Whatever the opposite of a laser is, that is my unfocused brain in quarantine some days.
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Anecdotal evidence is evidence only of an anecdote, so I report this not with statistical accuracy but only as something noticed: there has been an uptick in the number of posts on my social media feeds of individuals who describe themselves as “TIs” or “targeted individuals.”
“Targeted individuals” labor under the belief that each one is the focus of intense electromagnetic energy pulses sent to torment them; now, these individuals indeed appear to be tormented, to judge from what they write and how they write it (ALL CAPS and no punctuation), so it is no surprise that they need something on which to blame their depression and suffering.
I am one of those readers who always takes a moment to report these accounts to the Twitter or Facebook offices as “someone in danger of self-harm.” As a more-than-casual consumer of content from Twitter, Facebook, Instagram, I have my own sense of how often I encounter posts from self-proclaimed targeted individuals: about twice a year. There have been more than that number this month alone.
Is this an effect of quarantine? Our national and global economies are in a free-fall brought on by a mandatory lock down (in many communities) made necessary by a fast-moving virus that mostly kills the infirm and elderly but also kills the young, middle-aged, and healthy (in New York City, more than twenty-five percent of the dead were younger than sixty-four and the greatest number dead of COVID-19 with no underlying condition are those between forty-five and sixty-four; not young but still employable); which ended almost all in-person commercial activity; which led to businesses shut down and employees furloughed or laid off.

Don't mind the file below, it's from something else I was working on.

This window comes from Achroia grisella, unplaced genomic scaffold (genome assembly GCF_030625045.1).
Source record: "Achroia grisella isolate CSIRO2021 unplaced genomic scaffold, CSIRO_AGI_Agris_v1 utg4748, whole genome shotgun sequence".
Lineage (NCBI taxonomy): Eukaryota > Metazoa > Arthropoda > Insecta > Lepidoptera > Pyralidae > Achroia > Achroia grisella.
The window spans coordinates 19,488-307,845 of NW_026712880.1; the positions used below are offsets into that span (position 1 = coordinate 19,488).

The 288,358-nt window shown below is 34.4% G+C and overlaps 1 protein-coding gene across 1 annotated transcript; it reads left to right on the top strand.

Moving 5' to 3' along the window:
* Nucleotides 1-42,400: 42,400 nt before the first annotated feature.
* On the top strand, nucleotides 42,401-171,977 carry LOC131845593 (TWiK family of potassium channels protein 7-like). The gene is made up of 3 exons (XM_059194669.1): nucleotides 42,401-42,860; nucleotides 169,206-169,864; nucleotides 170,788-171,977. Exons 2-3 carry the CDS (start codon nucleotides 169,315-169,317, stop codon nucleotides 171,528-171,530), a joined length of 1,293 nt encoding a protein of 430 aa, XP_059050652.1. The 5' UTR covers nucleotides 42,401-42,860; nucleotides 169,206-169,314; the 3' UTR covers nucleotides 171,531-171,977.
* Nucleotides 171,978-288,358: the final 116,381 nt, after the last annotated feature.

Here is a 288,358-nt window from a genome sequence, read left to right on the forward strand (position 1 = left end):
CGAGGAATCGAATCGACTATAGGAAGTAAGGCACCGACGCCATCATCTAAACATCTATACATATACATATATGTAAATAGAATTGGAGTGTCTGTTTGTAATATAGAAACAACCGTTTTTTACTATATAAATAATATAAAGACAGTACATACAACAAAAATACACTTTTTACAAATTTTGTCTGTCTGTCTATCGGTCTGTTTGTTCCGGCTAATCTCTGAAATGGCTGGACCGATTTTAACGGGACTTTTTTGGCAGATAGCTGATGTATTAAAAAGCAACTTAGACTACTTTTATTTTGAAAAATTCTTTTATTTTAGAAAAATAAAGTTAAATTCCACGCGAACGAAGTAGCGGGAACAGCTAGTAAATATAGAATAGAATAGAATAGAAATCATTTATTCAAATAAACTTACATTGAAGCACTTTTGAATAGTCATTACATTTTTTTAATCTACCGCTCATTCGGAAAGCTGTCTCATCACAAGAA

Many people do not know what tomorrow will bring, but they do know it will not bring an income. That is a terrible reality.
When one is confronted with uncertainty, a circumstance freighted with confusion, or a doom-filled future that is not around the corner but is straight ahead, it is a natural reaction to feel anger, even rage, and to look for a something or someone on whom to assign the cause of that rage. A person who considers himself peaceful at heart feels anger boil over, and there must be a reason for the anger to have appeared in their peaceable heart. Many people feel unheard and invisible in moments of national crisis and here we are in a global crisis.
This is the not-funny thing about crisis: for an individual in crisis, there is sometimes no peace to be had to know that the neighbors are also in the same crisis and faced with the same uncertainties. For most people, there is a rueful succor (if there is such a thing) in the knowledge that “We are all in this together.” For me, I know, or believe that I know, that my community will build our future together. I hope to be a part of it.
For some, the problems must be declared as more pronounced, more individualized, more extreme than anyone else’s problems to match the intensity of the emotional state that the crisis can help foster. “My neighbor lost his restaurant? Well, that’s too bad for him, but I can not work because the CIA started to prevent companies from hiring me and now they have installed a new cell phone tower across the street from my house …”
It is an extreme example, but the uncertainty we face together remains uncertain for a full twenty-four hours each day right now, and for those of us in quarantine, those twenty-four hours can feel longer than twenty-four hours, which can feel quite extreme. I have watched extraordinarily fear-filled thoughts play out in my mind during this quarantine, but I have been aware that they are extreme, that they bear no relation to reality, that they can be dismissed. Nothing in this crisis has anything to do with me, so I can watch it play out, budget my finances, read more books, write more than I have written in two years or so.